Come on guys, it'll be just like when it's on Hulu...you know, once we Photoshop out the people that have left...
Well, I didn't see this one coming...
The news broke earlier today. After NBC decided to let the low in ratings, high in fan loyalty comedy Community go out to pasture, it was given another shot at life. Yes, after facing its potential termination at the end of its third season, and now again with its fifth, the show is once again given a shot at fulfilling its mythical 'six seasons and a movie' (a line, ironically, originally attributed to the superhero series The Cape, which has long since been forgotten by many...I'll admit it, I didn't think the show was as bad as it was made out to be so much as mismarketed.)
This time the resurrection wasn't born of NBC having a change of heart. Rather the fact the series has been picked up by Yahoo of all people. Yes, alongside the search engine that wouldn't die and an email service that people surprisingly still use, Yahoo saw the opportunity to use the series as its flagship to launch their own line of comedy programming.
I feel somewhat torn here.
My feelings towards Community in general have been somewhat mixed up over the past couple of years. I got into the series mid-way into season two and loved it. I still find the first three seasons VERY watchable. When it was announced the show might not be back at the end of season three, while I was disappointed, I was still okay with it. Especially since the third season had a finale that genuinely felt like a good place to end on. At the time, as far as they were concerned, they weren't coming back, so that season finale was made and treated as a series finale. In that regard, it's a pretty emotionally satisfying note to send things off on.
Then season four happened.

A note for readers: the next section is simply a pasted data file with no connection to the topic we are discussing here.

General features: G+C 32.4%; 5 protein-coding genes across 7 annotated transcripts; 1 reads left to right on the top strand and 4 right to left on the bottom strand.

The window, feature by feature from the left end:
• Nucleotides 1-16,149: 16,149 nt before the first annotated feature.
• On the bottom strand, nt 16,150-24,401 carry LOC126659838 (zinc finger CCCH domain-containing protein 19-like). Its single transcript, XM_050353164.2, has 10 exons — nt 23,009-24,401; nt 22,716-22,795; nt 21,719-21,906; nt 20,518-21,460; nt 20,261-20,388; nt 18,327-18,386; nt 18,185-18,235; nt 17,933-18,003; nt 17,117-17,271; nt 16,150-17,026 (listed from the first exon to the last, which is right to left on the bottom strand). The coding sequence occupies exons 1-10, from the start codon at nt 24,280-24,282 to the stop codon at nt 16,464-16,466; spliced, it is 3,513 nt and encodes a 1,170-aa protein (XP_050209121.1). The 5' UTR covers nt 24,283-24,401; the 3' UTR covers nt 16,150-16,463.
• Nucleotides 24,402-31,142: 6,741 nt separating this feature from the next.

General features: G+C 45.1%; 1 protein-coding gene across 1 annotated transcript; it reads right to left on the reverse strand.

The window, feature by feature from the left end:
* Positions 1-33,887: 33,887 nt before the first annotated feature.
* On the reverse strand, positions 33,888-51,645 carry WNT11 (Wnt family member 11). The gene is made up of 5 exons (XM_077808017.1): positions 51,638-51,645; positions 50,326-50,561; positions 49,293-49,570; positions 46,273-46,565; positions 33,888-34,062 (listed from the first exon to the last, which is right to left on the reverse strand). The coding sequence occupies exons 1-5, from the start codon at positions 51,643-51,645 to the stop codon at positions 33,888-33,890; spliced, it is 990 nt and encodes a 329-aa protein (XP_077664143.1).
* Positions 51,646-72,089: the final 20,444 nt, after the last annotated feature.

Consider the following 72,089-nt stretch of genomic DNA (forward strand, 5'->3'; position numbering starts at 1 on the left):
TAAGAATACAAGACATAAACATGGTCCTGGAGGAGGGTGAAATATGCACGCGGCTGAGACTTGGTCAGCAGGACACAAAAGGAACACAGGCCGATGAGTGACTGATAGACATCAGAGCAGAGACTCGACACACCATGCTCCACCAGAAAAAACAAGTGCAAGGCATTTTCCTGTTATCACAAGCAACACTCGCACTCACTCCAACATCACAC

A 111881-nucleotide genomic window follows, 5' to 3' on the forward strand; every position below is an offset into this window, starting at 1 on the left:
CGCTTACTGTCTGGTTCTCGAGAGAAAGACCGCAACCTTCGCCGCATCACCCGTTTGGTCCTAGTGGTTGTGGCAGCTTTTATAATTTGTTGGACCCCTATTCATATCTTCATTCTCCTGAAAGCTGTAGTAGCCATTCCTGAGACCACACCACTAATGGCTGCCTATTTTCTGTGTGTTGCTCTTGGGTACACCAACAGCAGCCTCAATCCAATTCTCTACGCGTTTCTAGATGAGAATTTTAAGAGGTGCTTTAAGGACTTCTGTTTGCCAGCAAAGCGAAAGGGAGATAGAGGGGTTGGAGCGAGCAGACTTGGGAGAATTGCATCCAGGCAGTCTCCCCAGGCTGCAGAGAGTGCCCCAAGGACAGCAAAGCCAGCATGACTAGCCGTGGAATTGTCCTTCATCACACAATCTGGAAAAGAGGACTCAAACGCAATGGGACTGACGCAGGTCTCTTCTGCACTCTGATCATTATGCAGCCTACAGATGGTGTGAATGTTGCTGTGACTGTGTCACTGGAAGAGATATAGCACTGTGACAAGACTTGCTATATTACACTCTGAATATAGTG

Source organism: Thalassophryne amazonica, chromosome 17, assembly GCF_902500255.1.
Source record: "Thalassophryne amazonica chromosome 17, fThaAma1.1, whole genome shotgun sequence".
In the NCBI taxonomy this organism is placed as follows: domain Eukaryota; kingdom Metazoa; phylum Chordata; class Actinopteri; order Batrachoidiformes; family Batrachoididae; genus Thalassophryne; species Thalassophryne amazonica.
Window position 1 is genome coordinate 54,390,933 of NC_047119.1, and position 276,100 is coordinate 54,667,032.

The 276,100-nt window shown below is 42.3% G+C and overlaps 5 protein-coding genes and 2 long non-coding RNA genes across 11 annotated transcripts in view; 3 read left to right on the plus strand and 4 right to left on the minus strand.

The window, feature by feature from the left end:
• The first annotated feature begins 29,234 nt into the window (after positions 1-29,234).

Season four was a turning point for a LOT of fans. Thanks to NBC's decision to oust showrunner Dan Harmon, there was a good deal of conflict among fans of the season. Some shunned it outright in loyalty to Harmon. Of those that gave it a shot, many were altogether disappointed by it. The new showrunners made a decent effort, but it was hard not to feel like they were trying too hard to please the fans and a lot of it just felt...off.
Then season five came and, to everyone's surprise, Harmon returned to the fold. Even more surprising was the fact that he was able to get cast member Chevy Chase-who had left the previous season after a pretty dark blowout with the writers- to come back and give his character a proper sendoff (or as proper as Community gets, anyway.)
The season itself wasn't bad, actually. There were a few unusual choices made, such as having to work with the fact Donald Glover chose to leave the series, and dealing with the fact that Joel McHale's Jeff Winger had graduated at the end of the previous season lead to them bringing him back as a teacher. At the same time, the landscape had changed. It wasn't really anyone's fault. It was just amid the show's several dances with death, some people moved on and each season was left with the hanging belief that it would be the last.
How many times can you really end a show before it's at last time to call it quits?
I know Harmon's committed himself to the 'six seasons and a movie' cut-off, and at least it's down to the last season, but it's hard for me to get as enthusiastic as I once would have.
I'm definitely happy for everyone to have the work- though I hope this won't interfere with Harmon's work on Rick and Morty, a show that I can honestly say is one of the best new series I've seen in a long while based on its first season. In fact, I hope they're able to see it through for the sake of being able to see it through. Though I DO wonder how Yahoo's production budget will fare compared to what they were working with from NBC.
It's more just the fact that, after seeing the show die and come back enough times, I think I just sort of drifted. I don't dislike it, and I'll probably give the sixth season its due when the time comes, but I guess I feel like I got my closure at the end of season three. Anything good after this is more like bonus content. I like it, but the story's already ended for me.
But I digress, that's just my thoughts on this.
If nothing else, I'm at least feeling more optimistic about Harmon's commitment to his listed shelf life than I am about Benioff and Weiss being able to bring Game of Thrones in for a landing in seven seasons like they're swearing.
Best of luck to everyone involved, and in the unlikely event Harmon is reading this: again, great work on Rick and Morty so far, hoping to see you working with Roiland on season two!
Till next time.